[Column] Era of millennial politics

Posted on : 2021-06-11 16:43 KST Modified on : 2021-06-11 16:43 KST
Along with the millennial politics of the right, I’m looking forward to a millennial politics of the left that will add to Korea’s political dynamism
Then-candidate for the People Power Party leadership Lee Jun-seok gives a speech on June 4 at a joint speech session for candidates in Daejeon. (Yonhap News)
Then-candidate for the People Power Party leadership Lee Jun-seok gives a speech on June 4 at a joint speech session for candidates in Daejeon. (Yonhap News)
Back Ki-chul
Back Ki-chul

By Back Ki-chul, executive editor

About 10 days ago, I made a bet with some friends in a KakaoTalk chatroom about the election for leadership of the People Power Party (PPP), Korea’s main opposition party. Eight out of 10 people in the chat bet that 36-year-old Lee Jun-seok would become head of the PPP, while two people — including myself — bet against him.

Combined, the older candidates had far more support than Lee, and I didn’t think the party would hand over power to nominate candidates for next year’s local elections to a greenhorn in his 30s.

But at the moment, my old-fashioned intuition as a reporter may likely let me down in the PPP’s national convention on Friday.

If Lee pulls through, it will go down as a monumental episode in Korean politics. The PPP’s party members and supporters seem determined to make a big gamble.

Lee’s victory would once again illustrate the dynamic nature of Korean politics; even his defeat would trigger a tectonic realignment of the political landscape.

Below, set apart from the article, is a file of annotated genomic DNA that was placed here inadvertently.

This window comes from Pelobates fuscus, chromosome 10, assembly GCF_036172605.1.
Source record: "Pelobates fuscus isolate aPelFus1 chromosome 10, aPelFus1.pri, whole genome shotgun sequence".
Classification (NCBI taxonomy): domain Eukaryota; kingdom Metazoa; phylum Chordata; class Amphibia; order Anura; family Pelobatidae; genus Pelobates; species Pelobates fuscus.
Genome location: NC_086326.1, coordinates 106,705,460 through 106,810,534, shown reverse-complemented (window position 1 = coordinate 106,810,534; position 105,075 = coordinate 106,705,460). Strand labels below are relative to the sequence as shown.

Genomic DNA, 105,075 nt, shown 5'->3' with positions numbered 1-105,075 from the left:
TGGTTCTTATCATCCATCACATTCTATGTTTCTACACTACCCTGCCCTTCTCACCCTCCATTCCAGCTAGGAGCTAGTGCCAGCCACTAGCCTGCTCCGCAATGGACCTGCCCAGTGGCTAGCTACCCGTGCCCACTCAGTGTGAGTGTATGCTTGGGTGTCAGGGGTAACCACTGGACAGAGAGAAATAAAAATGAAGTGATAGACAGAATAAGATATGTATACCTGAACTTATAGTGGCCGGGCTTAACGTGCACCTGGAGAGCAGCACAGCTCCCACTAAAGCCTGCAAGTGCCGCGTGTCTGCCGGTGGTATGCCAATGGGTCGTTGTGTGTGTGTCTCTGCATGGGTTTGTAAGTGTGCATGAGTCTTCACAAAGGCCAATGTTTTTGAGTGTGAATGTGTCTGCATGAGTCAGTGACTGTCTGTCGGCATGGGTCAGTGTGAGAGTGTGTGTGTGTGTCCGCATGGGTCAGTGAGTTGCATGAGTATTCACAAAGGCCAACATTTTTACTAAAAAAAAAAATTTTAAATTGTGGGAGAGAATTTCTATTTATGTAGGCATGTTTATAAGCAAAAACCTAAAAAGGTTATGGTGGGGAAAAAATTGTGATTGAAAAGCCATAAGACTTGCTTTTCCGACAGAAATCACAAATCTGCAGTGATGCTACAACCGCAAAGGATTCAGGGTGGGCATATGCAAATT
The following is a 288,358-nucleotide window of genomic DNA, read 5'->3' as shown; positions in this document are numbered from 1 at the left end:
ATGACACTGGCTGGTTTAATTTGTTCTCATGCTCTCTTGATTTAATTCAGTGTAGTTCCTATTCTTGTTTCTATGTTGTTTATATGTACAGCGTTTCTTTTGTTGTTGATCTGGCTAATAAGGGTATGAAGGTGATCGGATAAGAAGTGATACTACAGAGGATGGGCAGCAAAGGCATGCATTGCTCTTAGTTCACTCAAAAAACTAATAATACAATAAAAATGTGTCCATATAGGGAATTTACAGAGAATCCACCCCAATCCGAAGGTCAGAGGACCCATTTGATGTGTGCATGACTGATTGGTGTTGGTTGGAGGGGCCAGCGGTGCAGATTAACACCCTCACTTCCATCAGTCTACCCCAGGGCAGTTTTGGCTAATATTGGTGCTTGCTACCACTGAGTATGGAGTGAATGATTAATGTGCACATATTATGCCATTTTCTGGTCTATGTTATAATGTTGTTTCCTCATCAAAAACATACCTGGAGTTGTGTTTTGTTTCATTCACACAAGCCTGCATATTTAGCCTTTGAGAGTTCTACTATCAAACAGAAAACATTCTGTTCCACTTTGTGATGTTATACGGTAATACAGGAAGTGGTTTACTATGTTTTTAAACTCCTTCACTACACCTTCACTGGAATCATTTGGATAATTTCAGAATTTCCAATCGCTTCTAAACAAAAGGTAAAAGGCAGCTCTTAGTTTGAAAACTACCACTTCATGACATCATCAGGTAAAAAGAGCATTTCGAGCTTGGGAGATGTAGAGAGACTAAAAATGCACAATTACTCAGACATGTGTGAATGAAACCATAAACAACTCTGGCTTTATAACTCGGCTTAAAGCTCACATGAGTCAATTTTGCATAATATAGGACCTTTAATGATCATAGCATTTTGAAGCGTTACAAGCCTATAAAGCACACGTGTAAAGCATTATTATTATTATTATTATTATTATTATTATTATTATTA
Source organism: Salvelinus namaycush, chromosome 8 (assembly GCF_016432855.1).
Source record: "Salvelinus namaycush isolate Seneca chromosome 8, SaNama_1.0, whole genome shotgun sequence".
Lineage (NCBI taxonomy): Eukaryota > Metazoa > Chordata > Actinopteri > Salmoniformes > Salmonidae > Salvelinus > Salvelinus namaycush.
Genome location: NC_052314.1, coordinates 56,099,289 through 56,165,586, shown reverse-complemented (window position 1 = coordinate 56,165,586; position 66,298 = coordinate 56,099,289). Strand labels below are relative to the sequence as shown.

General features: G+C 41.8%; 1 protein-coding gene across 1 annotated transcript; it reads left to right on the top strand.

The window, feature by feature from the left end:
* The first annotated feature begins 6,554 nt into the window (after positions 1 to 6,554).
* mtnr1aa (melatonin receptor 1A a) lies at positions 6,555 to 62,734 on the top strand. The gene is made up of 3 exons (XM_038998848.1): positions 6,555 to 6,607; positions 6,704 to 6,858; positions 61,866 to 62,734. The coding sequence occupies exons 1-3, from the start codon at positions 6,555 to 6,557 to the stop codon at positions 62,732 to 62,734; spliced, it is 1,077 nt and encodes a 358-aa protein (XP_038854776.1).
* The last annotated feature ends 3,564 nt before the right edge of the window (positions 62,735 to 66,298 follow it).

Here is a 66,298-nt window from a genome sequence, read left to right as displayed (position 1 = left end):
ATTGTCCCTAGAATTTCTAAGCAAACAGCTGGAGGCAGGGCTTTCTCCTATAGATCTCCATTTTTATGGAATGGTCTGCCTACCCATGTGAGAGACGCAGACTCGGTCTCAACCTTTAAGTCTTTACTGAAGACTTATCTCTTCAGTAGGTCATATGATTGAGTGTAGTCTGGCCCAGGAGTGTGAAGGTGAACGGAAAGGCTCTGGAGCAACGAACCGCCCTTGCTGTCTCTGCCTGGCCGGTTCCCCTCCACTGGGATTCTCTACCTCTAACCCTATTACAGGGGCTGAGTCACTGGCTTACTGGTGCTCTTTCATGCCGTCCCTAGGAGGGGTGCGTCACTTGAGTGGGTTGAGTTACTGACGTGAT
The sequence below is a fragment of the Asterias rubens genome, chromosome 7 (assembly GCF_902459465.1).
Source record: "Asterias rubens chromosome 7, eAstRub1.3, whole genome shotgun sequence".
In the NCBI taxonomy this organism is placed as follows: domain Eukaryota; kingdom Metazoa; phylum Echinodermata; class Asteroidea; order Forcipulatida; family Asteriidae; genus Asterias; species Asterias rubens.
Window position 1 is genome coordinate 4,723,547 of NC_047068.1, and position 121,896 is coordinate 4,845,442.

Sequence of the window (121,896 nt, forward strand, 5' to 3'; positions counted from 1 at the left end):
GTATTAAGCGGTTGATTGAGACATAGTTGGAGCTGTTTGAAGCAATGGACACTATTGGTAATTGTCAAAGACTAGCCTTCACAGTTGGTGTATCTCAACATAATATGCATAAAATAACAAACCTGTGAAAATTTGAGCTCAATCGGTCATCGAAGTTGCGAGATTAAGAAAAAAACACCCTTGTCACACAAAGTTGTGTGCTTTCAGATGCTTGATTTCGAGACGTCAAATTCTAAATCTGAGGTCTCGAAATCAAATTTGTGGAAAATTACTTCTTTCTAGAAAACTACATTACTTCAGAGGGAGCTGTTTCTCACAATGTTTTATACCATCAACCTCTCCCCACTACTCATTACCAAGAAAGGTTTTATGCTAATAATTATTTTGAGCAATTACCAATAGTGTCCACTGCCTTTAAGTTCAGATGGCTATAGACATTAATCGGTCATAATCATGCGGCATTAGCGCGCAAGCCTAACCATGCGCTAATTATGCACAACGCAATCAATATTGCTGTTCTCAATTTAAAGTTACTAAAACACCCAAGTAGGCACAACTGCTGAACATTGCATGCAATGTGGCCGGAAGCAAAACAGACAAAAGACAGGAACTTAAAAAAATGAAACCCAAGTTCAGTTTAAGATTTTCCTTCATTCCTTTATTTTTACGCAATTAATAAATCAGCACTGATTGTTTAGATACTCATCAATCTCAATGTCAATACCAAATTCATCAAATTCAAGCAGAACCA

The Lee phenomenon shows we’re witnessing the emergence of what might be called “millennial politics.” The rise of Lee Jun-seok, born in 1985, shows that the debate about a generational shift, in which millennials supplant preceding generations, isn’t empty talk but reality.

The millennial politics described by the thirtysomething authors of “The Era of Overtaking,” published at the beginning of this year, is going mainstream among Korea’s conservatives.

Koreans born in the 1980s were the first generation to grow up enjoying all the benefits of industrialization and democratization. They were also the last generation to personally witness Korea’s transition from a developing country to a developed country.

These Koreans are moderates who recognize the roles of the preceding two generations — the industrializers and the democratizers. But they’re also subversive in their criticism of the “hostile symbiosis” of those generations in their struggle to hold on to power.

That was symbolized by Lee Jun-seok’s remark in his book “Fair Competition” two years ago that “the young generation needs to move according to its own agenda, rather than being squashed under the buttocks of the industrializing and democratizing generations.”

People in their 20s generally focus their criticism on what has been called the 386 Generation — those born in the 1960s, who played an instrumental role in Korea’s democratization in the 1980s.

In his book “Thinking About K,” Lim Myeong-muk, born in 1994, portrays the 386 Generation as virtual monsters. According to Lim, members of that generation are guilty of hypocrisy both in their mindset, which straddles progressive liberalism on the one hand and a leftist doctrine of national liberation on the other and in their lifestyle, in which they claim to be part of the counterculture while actually enjoying all the benefits of the upper-middle class.

The scandal of former Justice Minister Cho Kuk illustrated these points more dramatically than any drama could, Lim argues in his book.